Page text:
The Magnificent Resurgence of "Fast Car"

Episode Transcript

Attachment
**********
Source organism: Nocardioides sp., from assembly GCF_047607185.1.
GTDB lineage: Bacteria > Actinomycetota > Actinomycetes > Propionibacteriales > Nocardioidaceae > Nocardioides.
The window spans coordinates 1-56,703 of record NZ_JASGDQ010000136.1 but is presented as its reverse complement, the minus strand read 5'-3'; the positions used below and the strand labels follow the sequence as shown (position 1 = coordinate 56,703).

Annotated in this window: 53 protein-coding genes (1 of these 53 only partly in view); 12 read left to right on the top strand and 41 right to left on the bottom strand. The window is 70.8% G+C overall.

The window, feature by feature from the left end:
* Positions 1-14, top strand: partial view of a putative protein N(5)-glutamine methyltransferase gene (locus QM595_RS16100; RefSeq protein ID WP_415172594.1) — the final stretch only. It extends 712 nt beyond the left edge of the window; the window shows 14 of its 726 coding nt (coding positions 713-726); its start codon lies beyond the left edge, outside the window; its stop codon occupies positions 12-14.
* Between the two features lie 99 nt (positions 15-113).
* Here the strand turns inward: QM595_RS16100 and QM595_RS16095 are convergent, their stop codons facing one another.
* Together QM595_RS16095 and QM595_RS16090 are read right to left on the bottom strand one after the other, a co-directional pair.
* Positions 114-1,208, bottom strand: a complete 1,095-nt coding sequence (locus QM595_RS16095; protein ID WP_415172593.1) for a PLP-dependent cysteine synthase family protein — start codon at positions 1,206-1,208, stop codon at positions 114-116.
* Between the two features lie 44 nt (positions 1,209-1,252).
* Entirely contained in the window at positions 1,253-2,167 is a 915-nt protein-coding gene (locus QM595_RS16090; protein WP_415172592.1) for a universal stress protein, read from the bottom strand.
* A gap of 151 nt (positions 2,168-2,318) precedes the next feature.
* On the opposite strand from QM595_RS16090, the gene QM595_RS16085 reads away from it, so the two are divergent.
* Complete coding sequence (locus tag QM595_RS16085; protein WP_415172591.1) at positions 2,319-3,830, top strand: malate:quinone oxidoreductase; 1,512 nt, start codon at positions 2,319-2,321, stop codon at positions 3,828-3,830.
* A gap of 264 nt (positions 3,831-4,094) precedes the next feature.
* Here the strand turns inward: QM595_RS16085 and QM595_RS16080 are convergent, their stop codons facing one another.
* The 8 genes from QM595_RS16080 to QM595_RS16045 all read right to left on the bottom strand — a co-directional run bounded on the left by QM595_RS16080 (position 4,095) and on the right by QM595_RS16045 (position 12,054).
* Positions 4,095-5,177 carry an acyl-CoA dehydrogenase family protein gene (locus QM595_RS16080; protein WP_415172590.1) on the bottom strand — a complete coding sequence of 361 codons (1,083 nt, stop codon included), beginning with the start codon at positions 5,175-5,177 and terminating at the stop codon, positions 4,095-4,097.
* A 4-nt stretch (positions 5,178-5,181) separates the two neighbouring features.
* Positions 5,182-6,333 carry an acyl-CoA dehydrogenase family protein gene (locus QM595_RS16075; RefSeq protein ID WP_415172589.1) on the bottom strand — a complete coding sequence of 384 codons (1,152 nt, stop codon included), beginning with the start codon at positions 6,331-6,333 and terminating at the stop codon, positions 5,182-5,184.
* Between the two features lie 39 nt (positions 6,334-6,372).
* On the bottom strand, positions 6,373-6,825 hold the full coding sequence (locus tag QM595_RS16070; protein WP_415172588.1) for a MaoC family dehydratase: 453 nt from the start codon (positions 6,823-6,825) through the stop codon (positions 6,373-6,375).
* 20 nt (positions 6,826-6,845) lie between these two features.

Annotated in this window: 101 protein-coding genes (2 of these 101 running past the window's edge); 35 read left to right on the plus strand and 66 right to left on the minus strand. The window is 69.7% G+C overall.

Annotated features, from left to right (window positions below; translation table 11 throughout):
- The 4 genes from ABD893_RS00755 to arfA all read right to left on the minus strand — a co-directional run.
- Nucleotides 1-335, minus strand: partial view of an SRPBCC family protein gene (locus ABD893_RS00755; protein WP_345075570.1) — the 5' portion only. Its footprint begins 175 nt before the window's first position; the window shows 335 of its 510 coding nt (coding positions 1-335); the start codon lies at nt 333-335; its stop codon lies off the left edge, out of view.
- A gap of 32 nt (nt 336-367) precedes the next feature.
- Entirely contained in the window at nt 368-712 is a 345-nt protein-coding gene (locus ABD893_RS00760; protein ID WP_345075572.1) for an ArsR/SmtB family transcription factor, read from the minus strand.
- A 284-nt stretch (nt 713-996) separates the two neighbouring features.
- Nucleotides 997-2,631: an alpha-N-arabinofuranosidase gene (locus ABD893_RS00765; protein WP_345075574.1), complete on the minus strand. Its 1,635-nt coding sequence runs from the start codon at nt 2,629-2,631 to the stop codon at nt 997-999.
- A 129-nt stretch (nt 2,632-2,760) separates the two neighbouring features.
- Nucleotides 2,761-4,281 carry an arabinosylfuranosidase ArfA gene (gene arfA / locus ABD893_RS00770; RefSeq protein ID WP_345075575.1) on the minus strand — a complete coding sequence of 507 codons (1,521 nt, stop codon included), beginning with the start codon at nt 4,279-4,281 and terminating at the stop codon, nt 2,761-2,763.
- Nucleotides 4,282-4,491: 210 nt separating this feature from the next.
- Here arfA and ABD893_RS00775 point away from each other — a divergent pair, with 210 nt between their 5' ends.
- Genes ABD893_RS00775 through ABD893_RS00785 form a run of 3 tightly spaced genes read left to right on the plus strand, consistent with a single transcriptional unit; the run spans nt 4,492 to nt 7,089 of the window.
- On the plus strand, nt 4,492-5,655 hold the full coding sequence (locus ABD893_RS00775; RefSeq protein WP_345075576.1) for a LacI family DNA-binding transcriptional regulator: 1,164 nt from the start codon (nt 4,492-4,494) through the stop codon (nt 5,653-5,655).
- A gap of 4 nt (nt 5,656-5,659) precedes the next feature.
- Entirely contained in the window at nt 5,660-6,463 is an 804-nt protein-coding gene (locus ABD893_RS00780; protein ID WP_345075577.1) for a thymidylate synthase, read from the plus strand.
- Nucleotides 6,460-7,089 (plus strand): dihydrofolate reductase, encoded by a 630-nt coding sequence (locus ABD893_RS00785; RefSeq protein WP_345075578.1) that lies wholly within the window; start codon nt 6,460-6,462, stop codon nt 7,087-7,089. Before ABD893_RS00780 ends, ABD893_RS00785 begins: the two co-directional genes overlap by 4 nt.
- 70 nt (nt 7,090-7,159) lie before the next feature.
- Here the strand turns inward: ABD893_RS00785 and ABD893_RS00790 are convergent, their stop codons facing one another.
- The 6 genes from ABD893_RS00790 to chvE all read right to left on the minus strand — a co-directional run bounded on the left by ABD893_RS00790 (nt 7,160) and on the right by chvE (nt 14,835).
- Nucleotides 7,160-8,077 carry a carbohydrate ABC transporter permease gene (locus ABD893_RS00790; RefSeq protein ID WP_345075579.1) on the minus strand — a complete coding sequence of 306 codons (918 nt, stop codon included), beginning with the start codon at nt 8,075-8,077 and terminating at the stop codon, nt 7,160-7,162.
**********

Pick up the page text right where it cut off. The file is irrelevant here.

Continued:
Julia Landauer 0:04 Hello, everybody, and welcome back to another episode of if I'm honest with Julia Landauer, Happy Valentine's Day to those who celebrate. We don't really celebrate on the day, quite frankly, I just don't like being with that many people who are out and about, specifically on that day. And so we went to dinner last night on Tuesday, which was delightful. But if I'm honest, I feel like my favorite Valentine's Day celebrations were when I was a kid, like pre dating, pre boyfriends maybe had crushes, I don't know. But my parents would put together little baskets of chocolates and heart shaped candies and sweethearts for me and my siblings. So that was kind of the most fun. But anyway, hope you had a good night. And if you didn't celebrate, I hope you also had a good night. The Grammys happened the other week, and I didn't watch them, but I was scrolling through X and Instagram to see the performances and to see the outfits and most importantly, to discover what the Taylor Swift reveal would be. We all thought it was gonna be reputation Taylor's version. But alas, we got a whole new album, so very excited about that. But then as I was scrolling, I also saw the full performance of Fast Car by Tracy Chapman and Luke Combs. And let me tell you, I was entranced. I love the song and I'll get into that in a bit. But it felt so familiar and comfortable. And I couldn't help but feel as I was watching it, that I was so lucky to be able to see Tracy Chapman specifically perform it live and onstage in this day. So that was really, really special. And obviously it exploded it Tracy Chapman's debut album, went to the top of the charts, fast car went to the top of the charts and iTunes, her music video went to the top of the charts. I mean, it was really incredible. And it was such a moving experience for so many people. And that was so clear. And so I wanted to talk about it. I have been so moved by the resurgence of fast car over the last year and it's been such an interesting multi dimensional set of feelings that I've had towards it. And I feel like many of us have a very personal relationship with fast car that has transcended time and transcends generations. It is so relevant to so many people it is poignant and sad and hopeful. And it encapsulates such a common struggle. And I think that that really touches on so many people and Tracy Chapman's stage presence and her stillness and just the way she performs is is so impactful. And I was first introduced to fast car by my parents, they have the vinyl version. And some of my earliest memories are the robust sound of Tracy Chapman's powerful, but gentle voice blasting through these big standing stereos with the slight scratch on it from the vinyl, and we would just swing to it on the on the foyer, a floor that we had, and it became a staple song of my teenage years. Every time I listened to it, I had this visceral reaction that made me feel hopeful. It made me feel sad. It made me feel melancholy and made me feel romantic all at the same time. And in my angsty teen years I had very emotionally charged share the lyrics from the song on my Facebook page is my facebook status. Do you remember remember when we did that when we would share these really emotional lyrics and hope that someone in our circle saw them and knew the backstory of them? So anyway, I really remember sharing: "You got a fast car / is it fast enough so we can fly away" hoping that my crush saw it? I don't know if my crush ever saw it. But at one point, I did know that my crush liked the song, a different crush, and I would imagine us during the chorus when she's singing "I remember we were driving / driving in your car / speed so fast I felt like I was drunk / City Lights lay out before us / and your arm felt nice wrapped around my shoulder" and I just imagined my crush putting his arm around my shoulder. Oh, it was it was a lot teen years were so emotionally charged. I loved it. Anyway, I love the song. It was really important to me and I continue to get chills every time I listen to it and music is so beautiful and delicate and dramatic. And I love the acoustic performances and I love strings in general and and the lyrics are evocative of the gravity of a common struggle and I don't know what it's like to try to get out of the cycle of poverty specifically, but in singing this story, Tracy Chapman conveys the monumental effort and the steadfastness needed to overcome that kind of struggle. And I think that journey is something that many people really late too in some capacity or another, with the song in general, there is a calmness and there's a pragmatism, which we saw in the Grammy performance as well. And it adds to the gravity of the song in my opinion. It was so so cool to hear Tracy Chapman's voice and to hear just how rich and warm and stunning it continues to be, even as she's approaching her 60s, I mean, it's it's really incredible for some background on fast car before we get into the resurgence, so it was originally released on April 6 of 1988. And it was received well, it had good good public acknowledgement. But she then performed it kind of unexpectedly at Nelson Mandela's 70th birthday celebration, which really brought it international attention. And it got nominated at the Grammys that year for Record of the Year Song of the Year and Best Female Pop Vocal Performance. And she won the Grammy for Best Female Pop Vocal Performance. It reached a high of six on the billboard 100. And it was a top 10 song in the US. So it had a lot of acclaim when it came out. And, but then I think it kind of faded a little bit and didn't have that ongoing recognition. I think a lot of people continue to love the song. But out in public, it wasn't as recognized. So then in April of 2023, country singer Luke Combs released a version of Fast Car on his album. And if I'm honest, when I first heard that Luke Combs had covered it, before I actually listened to his version of the song. I had really mixed feelings, because I was really worried that his version would be an adulterated version of the song. Knowing how personally connected I always felt to that song, and how impactful it was for so many people. I was offended that someone would try to cover it like how could you do any justice to this song because Tracy Chapman's original version is so perfect. Like, how could anyone try to do anything with it? Especially country and I love country music, but it didn't feel like the right genre to even attempt to do this. But wow, I was completely wrong. Luke Combs did such a beautiful job covering fast car. Like he didn't try to remix it. I did some reading, and I learned that he really intentionally kept almost all of the original elements. He honored it and he created this beautiful cover. And that was in part because he has idolized Tracy Chaplin since he was a child. You know, she was such an important figure in his musical development, and he wanted to respect her work. So for example, there's a line that says, "I work in the market as a checkout girl," he didn't change that lyric at all. The only lyric I think he did change was at the end, she says, you've got a fast car, you she says you've got to make a decision leave tonight or live and die this way. And he changed it to still got to make a decision. So a slight difference to the meaning. But overall, he kept it true to what it was. Back to the Grammy performance, something magical happened on that stage between Tracy Chapman and Luke Combs. She seemed to be exuding this appreciation and humility and almost a disbelief that she was at the center of this major cultural moment. And he looked like he revered her he had admiration and giddiness beaming from his face and his body language. And it was an incredible five minutes and 17 seconds to experience and to witness. And I thought that Luke Combs was particularly gracious in that performance, focusing the attention on her because it was his song. That's why they were there. And so it was just really, really beautiful. And I love that Tracy Chapman is getting this rebirth for fast car. I love that she is literally cashing in. I've read that she owns the writers and publishers rights. And so she gets a large part of the royalties which have been reported to be over half a million dollars. So that is amazing. And I love the fast car went to the top of the iTunes charts after the Grammys. And she had said when she got nominated, "I never expected to find myself on the country charts. But I'm honored to be there. I'm happy for Luke and his success and grateful that new fans have found and embraced fast car." And it was pretty monumental because with this nomination, she became the first black woman in history to reach number one on the Billboard country chart as the sole songwriter. First time in history. I mean, it's 2023 that is wild. And I don't think that we can ignore that specific dynamic that's at play, which is that she is a black woman whose work is getting this notoriety now in this moment because of white man bringing it back to life. And I've thought about this undertone since it was released that sometimes, and far too often, the work of people in underrepresented groups isn't recognized properly until a white man declares it valuable. It happens a lot. I do think it's changing, but it is very real that underrepresented groups don't get recognized for their thoughts and achievements as much. And so it's tricky, and there is this undertone. But I do believe in this case that Luke Combs has masterfully walked the tightrope of paying homage to an artist that he idolizes, respecting the art as it was originally created, and giving a lot of glory to Tracy Chapman, and I think that that has to be applauded. Watching the Grammy performance, we see his incredible admiration for her. We see the honor that he feels sharing that stage with her. It was so wholesome, it was so beautiful. And I think that it was particularly powerful right now, because the state of the world is a mess. And there's a lot of negativity. And there's so much heaviness, and there are so many divides between so many people. I saw an X post from Franklin Leonard. And I think this encapsulates a huge part of why this performance was so moving, and so emotional. And so major. He said, "Yes, the Tracy Chapman / Luke Combs performance mattered because it was a connection across suppose it divides. But it also mattered because Combs embodied unbridled joy, admiration and respect for Chapman, something we see FAR too rarely when these sorts of bridges are celebrated." It was such a beautiful performance to see, I am so happy for Tracy Chapman and for Luke Combs and for the awareness that so many people have for her now, if they didn't already. And I'm really grateful that culturally we got to come together around this really magical performance and moment, and that so many people got to feel seen, and that hopefully it brings us all a little bit closer together. Everyone that is our show, I hope that you will go watch the five minute and 17 second performance of Tracy Chapman and Luke Combs at the Grammys. It was truly incredible. If you liked this episode, I hope that you'll share it with someone who might enjoy it as well. Please go ahead and rate review subscribe to the podcast. As always, thank you for letting me be honest with you and I look forward to seeing you next week.